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Filibuster!

[ 134 ] March 7, 2013 |

Couple of thoughts about Rand Paul’s marathon filibuster.

First, it should go without saying that Rand Paul is not on the side of progressives for any reason. Even on drones and extrajudicial killings, his motives are evil. That said, sometimes you have to ally with evil people to have a conversation. At the very least, Paul is getting people talking about these issues and forcing the Obama Administration to respond, even if in a hilariously dismissive way. At the same time, it’d be nice if the anti-drone people also recognized who Rand Paul is and how he is not their friend.

Second, even if real filibuster reform required marathon speaking sessions like this, don’t think it will actually stop Republicans from doing it. It’ll be a masculinity competition for them–who can speak the longest about the most arcane issue and hold up the government from conducting its daily business. So long as the filibuster remains, they will go to these extremes. And John McCain saying it’s silly will only encourage Paul and Crazy Ted Cruz and Jefferson Beauregard Sessions and Inhofe to do so more.

Third, I’d like to thank Carl Levin and Dianne Feinstein and Joe Manchin and the other Democratic Senators who put their future prerogatives over governing the country by opposing meaningful filibuster reform in January. At least the outstanding Jeff Merkley continues his fight.

…..In case anyone is unclear why Rand Paul is a fraud.

Comments (134)

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  1. John says:

    If a talking filibuster is worthless, then how can Merkley-Udall have been “meaningful filibuster reform”?

    • Erik Loomis says:

      Because it at least forces attention upon it. It’s better than what exists now. But the real reform is reducing cloture to 51 votes (or at least 55) and everyone knows it.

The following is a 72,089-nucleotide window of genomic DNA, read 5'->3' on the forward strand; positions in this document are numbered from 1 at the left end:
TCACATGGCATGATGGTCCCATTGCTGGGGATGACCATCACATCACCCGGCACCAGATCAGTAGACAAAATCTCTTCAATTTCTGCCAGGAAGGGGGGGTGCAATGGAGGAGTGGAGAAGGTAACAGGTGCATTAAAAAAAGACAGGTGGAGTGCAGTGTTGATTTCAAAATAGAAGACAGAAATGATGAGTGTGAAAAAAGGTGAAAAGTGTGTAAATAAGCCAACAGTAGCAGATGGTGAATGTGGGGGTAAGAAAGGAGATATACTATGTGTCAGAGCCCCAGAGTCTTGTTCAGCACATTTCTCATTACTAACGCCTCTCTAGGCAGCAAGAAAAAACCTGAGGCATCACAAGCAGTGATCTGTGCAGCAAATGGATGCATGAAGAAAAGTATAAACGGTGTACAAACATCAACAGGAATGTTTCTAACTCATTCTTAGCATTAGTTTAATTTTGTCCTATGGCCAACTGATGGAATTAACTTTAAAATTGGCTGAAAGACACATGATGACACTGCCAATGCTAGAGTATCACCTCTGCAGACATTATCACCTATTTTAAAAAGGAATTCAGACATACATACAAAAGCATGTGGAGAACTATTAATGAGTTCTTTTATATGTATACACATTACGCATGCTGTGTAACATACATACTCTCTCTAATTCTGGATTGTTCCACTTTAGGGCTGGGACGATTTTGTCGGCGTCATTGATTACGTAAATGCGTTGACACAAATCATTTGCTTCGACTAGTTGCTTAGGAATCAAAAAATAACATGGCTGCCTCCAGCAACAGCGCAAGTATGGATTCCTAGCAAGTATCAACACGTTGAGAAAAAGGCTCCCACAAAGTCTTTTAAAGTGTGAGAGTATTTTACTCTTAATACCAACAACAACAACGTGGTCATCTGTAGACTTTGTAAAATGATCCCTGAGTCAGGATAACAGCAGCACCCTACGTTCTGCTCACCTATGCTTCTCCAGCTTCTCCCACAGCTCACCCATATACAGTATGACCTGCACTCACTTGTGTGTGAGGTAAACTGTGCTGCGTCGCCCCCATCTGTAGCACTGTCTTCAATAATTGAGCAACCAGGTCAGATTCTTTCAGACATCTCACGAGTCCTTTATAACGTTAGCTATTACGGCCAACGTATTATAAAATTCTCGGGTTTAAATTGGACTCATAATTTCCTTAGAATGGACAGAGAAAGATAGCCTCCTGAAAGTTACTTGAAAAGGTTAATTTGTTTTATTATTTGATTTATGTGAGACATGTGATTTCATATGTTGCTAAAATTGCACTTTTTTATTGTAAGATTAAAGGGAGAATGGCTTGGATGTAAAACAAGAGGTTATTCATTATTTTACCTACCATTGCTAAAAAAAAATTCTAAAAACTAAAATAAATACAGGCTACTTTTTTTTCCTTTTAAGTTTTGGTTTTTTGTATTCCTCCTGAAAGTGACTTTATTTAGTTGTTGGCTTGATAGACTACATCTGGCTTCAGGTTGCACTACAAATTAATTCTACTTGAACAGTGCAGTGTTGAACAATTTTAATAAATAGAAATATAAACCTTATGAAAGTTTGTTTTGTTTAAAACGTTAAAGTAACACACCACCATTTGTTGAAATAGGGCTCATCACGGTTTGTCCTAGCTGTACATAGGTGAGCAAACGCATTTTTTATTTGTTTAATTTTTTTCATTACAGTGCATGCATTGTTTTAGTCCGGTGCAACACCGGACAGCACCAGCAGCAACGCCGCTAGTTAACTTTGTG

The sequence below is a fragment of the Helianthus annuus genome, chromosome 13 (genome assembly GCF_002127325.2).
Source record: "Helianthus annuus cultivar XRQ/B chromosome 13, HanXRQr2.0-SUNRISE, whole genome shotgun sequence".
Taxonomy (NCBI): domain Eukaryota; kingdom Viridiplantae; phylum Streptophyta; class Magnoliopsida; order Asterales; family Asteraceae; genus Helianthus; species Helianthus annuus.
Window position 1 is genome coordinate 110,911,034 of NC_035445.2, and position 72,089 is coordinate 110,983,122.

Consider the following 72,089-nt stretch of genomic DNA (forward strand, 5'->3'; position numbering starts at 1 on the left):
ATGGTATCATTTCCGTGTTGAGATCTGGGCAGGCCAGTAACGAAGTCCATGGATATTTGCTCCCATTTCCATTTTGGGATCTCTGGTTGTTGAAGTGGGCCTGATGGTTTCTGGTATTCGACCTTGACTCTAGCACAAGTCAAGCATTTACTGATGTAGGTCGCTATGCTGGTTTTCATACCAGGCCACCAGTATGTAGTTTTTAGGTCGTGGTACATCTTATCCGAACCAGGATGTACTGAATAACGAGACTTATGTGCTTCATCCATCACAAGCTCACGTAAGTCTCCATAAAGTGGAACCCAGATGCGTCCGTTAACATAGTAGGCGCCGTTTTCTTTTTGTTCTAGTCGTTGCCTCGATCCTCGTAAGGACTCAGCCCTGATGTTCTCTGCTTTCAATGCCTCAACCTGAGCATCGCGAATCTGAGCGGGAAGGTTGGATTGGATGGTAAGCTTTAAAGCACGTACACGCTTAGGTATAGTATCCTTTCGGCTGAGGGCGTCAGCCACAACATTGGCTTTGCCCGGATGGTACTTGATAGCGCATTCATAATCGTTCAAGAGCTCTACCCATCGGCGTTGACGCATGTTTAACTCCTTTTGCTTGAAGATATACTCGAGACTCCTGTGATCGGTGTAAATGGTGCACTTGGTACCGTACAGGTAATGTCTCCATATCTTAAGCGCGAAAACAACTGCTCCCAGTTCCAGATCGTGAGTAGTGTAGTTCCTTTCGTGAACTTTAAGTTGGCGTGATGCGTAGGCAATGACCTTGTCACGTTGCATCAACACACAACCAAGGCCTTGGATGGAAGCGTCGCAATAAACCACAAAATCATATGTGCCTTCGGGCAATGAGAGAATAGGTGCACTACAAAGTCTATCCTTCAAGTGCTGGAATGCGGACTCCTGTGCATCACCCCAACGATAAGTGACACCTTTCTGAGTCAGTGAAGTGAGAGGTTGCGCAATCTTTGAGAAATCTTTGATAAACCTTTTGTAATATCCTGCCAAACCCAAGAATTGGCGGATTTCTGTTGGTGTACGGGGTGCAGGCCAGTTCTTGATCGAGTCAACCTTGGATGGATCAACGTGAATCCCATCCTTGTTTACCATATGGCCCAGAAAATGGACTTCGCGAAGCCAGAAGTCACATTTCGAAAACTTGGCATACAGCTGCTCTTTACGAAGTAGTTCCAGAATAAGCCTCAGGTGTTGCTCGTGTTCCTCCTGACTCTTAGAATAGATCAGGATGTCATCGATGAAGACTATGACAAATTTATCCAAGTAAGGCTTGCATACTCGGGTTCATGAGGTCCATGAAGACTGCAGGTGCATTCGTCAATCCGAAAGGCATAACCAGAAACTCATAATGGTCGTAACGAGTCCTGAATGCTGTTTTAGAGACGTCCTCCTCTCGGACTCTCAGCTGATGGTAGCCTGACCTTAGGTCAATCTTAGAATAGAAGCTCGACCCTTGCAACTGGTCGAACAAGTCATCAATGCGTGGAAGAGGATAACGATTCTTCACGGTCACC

• Murc says:

        To expand on what Erik said…

        Right now, the Majority has no way of forcing the Minority to filibuster ‘painfully.’ They literally can just send one guy to keep handing him slips of paper. The most dramatic thing that happens during it is that the Senate floor is sort of empty, and anyone who has ever watch C-Span knows that that’s how it often looks anyway. Given these options, the Majority usually chooses to just suck it up and go about other Senate business anyway.

        The talking filibuster would be meaningful reform because it would force 41 people to pile into the chamber and keep one of them reading from the phonebook while the cameras are on them, and if they stop even for a second the vote proceeds. Government shutdowns are not, in fact, all that popular, and putting them front and center would impose real political costs on the filibustering party.

        • cpinva says:

          “Government shutdowns are not, in fact, all that popular, and putting them front and center would impose real political costs on the filibustering party.”

          so far, that doesn’t appear to be the case, either with their constituents (you know, the people that vote them into office.), or with the media. if it really cost them anything, this wouldn’t be an issue, because both the house and senate would have filibuster-proof democratic majorities. they don’t.